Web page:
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Oishei's bariatric surgery program for young people does deep dive into counseling

Oishei Children's Hospital

Childhood obesity is a national crisis. Being grossly overweight leads to other health issues. A program at Oishei Children's Hospital is addressing the crisis with counseling and bariatric stomach surgery.

Bariatric surgery has been around for adults for decades. It removes much of the stomach or straps off parts of the digestive system for people who can't or won't control their own eating habits.

Oishei's bariatric surgery program for young people requires patients to first agree to six months of work with an array of counselors and helpers and extensive diet before they can be considered for surgery.

"Our program is very rigorous on the front end, having the patient followed for at least six months before we offer or consider surgery," said Dr. Carroll Harmon, Oishei's surgeon in chief. "And after surgery, we ask that they continue to come back to our program into adulthood. So even if they go off to college, usually we can catch them at holiday season and sometime during the summer, when they're back."

Harmon said referrals come from doctors or parents.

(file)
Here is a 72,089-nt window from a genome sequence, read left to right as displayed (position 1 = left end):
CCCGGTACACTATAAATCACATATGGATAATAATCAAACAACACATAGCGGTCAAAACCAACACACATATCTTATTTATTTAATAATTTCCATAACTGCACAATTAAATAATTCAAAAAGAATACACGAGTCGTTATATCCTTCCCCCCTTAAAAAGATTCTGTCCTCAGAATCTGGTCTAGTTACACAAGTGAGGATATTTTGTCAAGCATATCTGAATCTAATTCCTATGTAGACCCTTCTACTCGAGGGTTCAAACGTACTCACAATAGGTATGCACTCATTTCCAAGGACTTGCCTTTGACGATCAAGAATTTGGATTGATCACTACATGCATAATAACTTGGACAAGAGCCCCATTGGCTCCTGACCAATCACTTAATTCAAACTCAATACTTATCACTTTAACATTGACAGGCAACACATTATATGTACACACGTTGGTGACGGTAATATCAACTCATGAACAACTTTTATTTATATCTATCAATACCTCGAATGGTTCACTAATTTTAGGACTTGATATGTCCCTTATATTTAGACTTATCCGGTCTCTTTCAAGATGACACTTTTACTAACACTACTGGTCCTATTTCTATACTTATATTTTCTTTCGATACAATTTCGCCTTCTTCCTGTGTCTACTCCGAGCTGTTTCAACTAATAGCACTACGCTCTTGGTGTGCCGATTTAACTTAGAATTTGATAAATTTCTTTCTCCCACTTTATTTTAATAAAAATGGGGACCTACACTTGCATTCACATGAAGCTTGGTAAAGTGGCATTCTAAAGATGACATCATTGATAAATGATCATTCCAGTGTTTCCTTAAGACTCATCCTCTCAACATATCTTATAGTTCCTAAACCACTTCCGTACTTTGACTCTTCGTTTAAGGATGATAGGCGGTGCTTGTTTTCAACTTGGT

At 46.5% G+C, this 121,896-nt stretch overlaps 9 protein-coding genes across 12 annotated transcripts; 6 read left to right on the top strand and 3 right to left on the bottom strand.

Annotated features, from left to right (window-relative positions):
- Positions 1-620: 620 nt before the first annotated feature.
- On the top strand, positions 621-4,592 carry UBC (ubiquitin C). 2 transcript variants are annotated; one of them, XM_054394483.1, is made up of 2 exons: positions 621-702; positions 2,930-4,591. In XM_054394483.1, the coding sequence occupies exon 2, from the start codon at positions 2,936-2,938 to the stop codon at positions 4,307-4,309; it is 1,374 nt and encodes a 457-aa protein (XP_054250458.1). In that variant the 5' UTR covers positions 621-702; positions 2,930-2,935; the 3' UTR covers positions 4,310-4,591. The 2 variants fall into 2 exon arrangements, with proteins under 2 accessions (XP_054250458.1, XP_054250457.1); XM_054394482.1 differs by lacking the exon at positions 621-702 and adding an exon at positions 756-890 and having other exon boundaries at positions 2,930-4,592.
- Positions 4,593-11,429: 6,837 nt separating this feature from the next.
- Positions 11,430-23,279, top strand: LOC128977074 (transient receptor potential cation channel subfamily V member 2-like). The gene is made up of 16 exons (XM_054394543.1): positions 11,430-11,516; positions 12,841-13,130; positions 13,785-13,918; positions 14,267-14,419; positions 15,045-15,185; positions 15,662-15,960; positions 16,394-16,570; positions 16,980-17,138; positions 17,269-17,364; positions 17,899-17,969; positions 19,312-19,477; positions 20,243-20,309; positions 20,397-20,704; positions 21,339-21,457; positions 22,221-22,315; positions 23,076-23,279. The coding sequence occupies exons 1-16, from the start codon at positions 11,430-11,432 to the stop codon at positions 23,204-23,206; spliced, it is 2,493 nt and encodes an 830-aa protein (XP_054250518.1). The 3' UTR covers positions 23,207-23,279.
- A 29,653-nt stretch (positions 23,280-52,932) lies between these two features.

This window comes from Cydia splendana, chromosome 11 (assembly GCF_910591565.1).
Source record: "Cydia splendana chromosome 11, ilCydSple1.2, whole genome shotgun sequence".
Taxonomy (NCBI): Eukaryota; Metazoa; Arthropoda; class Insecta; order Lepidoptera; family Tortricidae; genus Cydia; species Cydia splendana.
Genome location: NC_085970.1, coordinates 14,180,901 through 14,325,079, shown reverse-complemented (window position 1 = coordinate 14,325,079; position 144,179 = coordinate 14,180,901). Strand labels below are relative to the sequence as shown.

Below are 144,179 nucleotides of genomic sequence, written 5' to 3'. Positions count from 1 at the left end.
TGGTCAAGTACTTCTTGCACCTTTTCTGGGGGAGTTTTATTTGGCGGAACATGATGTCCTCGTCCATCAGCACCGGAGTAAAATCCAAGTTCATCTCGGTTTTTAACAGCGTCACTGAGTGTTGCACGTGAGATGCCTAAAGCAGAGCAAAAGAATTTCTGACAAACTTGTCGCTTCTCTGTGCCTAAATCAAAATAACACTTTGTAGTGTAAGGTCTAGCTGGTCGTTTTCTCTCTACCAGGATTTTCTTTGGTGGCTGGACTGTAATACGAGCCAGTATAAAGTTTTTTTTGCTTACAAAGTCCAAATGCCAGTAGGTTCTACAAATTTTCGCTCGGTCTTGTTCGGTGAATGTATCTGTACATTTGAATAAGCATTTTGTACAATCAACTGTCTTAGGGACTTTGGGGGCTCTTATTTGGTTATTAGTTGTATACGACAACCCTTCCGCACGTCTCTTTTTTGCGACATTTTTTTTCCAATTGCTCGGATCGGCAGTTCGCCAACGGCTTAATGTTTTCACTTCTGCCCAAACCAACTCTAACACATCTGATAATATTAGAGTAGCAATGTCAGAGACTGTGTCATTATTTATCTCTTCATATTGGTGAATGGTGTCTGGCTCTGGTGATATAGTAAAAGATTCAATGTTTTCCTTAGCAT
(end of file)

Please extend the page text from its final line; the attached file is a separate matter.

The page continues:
"Watching their child become not just obese but unhealthy," Harmon said. "Most of the children that we see have complications of the obesity. It's not just the absolute weight. So 70% of our teenagers that we evaluate have obstructive sleep apnea, 60-70% have hypertension, a large percent, 50-60%, have Type 2 diabetes."

In other words, they have the health problems of someone much older with obesity issues. Patients may also just feel bad about themselves because they are far heavier than their classmates.

Harmon said some patients decide against surgery because they are happy with the effect on themselves of that six months of help, which can lead to up to 30% weight loss. Even so, he said perhaps one young person a month has the surgery.

The surgeon expects to follow the progress of the young people for the rest of their lives. He said at five years, results are better for young people than adults.


Mike Desmond is one of Western New York’s most experienced reporters, having spent nearly a half-century covering the region for newspapers, television stations and public radio. He has been with WBFO and its predecessor, WNED-AM, since 1988. As a reporter for WBFO, he has covered literally thousands of stories involving education, science, business, the environment and many other issues. Mike has been a long-time theater reviewer for a variety of publications and was formerly a part-time reporter for The New York Times.
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